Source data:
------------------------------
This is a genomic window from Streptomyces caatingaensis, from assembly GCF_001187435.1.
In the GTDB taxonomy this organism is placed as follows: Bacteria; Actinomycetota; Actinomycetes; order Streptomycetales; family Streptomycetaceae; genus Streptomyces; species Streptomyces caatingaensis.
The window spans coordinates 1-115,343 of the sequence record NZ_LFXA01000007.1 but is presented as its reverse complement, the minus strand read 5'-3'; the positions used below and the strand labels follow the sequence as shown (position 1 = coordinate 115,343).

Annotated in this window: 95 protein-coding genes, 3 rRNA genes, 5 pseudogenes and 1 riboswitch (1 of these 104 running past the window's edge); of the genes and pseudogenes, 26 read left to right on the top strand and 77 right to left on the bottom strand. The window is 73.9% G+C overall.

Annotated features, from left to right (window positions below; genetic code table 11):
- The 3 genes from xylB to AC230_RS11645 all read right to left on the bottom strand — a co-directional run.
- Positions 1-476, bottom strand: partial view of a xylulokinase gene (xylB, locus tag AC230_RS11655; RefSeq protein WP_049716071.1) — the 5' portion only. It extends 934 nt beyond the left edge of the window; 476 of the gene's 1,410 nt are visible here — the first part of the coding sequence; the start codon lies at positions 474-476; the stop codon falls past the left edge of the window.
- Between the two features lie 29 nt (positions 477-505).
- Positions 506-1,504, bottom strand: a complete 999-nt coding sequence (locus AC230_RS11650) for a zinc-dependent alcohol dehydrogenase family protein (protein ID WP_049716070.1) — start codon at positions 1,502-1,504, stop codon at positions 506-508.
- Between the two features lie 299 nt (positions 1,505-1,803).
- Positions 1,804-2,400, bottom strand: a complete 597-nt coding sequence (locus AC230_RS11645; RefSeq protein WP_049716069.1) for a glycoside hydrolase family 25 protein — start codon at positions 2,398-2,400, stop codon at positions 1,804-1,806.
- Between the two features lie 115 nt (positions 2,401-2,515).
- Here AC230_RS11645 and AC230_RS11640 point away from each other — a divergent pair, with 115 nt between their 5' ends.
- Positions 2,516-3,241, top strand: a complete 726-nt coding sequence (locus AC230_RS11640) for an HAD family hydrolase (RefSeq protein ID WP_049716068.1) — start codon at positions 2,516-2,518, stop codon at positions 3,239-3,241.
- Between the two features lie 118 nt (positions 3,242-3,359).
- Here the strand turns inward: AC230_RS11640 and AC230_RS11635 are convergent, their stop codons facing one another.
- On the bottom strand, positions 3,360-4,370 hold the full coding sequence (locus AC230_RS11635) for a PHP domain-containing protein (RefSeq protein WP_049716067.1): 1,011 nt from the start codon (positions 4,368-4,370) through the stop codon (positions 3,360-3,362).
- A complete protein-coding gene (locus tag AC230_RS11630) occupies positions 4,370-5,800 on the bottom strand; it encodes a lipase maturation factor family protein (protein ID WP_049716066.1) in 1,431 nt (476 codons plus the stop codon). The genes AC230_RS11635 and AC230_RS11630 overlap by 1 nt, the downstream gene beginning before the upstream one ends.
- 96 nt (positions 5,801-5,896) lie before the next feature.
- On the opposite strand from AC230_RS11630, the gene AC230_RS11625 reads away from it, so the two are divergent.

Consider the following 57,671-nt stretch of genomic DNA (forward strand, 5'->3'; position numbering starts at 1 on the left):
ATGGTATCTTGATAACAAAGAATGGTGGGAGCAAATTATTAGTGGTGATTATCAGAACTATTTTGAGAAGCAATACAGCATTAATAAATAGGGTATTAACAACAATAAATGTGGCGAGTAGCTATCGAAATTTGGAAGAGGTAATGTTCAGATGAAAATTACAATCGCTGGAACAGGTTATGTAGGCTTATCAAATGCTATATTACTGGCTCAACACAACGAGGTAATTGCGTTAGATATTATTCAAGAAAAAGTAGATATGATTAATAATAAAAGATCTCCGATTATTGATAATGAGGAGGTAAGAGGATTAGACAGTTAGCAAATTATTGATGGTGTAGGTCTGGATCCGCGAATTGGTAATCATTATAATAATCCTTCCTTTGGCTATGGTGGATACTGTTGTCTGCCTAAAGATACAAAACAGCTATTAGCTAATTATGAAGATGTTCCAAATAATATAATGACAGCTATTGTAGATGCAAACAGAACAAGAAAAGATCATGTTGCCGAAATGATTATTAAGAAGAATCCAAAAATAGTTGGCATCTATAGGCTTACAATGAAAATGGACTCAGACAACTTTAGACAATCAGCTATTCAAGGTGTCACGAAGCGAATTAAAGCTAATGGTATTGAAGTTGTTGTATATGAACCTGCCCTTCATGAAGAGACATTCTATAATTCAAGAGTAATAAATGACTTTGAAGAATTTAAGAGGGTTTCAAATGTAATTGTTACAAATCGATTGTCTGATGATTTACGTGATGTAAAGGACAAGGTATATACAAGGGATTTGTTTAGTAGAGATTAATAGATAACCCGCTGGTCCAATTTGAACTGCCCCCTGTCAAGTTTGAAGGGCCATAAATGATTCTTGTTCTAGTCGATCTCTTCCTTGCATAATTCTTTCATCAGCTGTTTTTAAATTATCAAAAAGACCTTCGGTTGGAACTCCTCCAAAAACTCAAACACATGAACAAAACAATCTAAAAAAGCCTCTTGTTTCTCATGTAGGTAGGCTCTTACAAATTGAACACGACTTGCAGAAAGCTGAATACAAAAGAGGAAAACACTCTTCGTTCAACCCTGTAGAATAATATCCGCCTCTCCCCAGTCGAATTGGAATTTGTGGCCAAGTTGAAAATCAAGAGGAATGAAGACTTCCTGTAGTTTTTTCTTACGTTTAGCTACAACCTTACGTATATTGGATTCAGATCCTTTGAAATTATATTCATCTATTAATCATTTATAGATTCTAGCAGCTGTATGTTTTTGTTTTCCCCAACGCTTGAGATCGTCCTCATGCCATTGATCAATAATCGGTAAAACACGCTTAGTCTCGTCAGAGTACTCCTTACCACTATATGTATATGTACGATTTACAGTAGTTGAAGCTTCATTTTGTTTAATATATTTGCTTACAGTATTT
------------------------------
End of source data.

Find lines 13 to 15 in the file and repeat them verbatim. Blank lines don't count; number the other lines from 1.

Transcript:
- Here AC230_RS11645 and AC230_RS11640 point away from each other — a divergent pair, with 115 nt between their 5' ends.
- Positions 2,516-3,241, top strand: a complete 726-nt coding sequence (locus AC230_RS11640) for an HAD family hydrolase (RefSeq protein ID WP_049716068.1) — start codon at positions 2,516-2,518, stop codon at positions 3,239-3,241.
- Between the two features lie 118 nt (positions 3,242-3,359).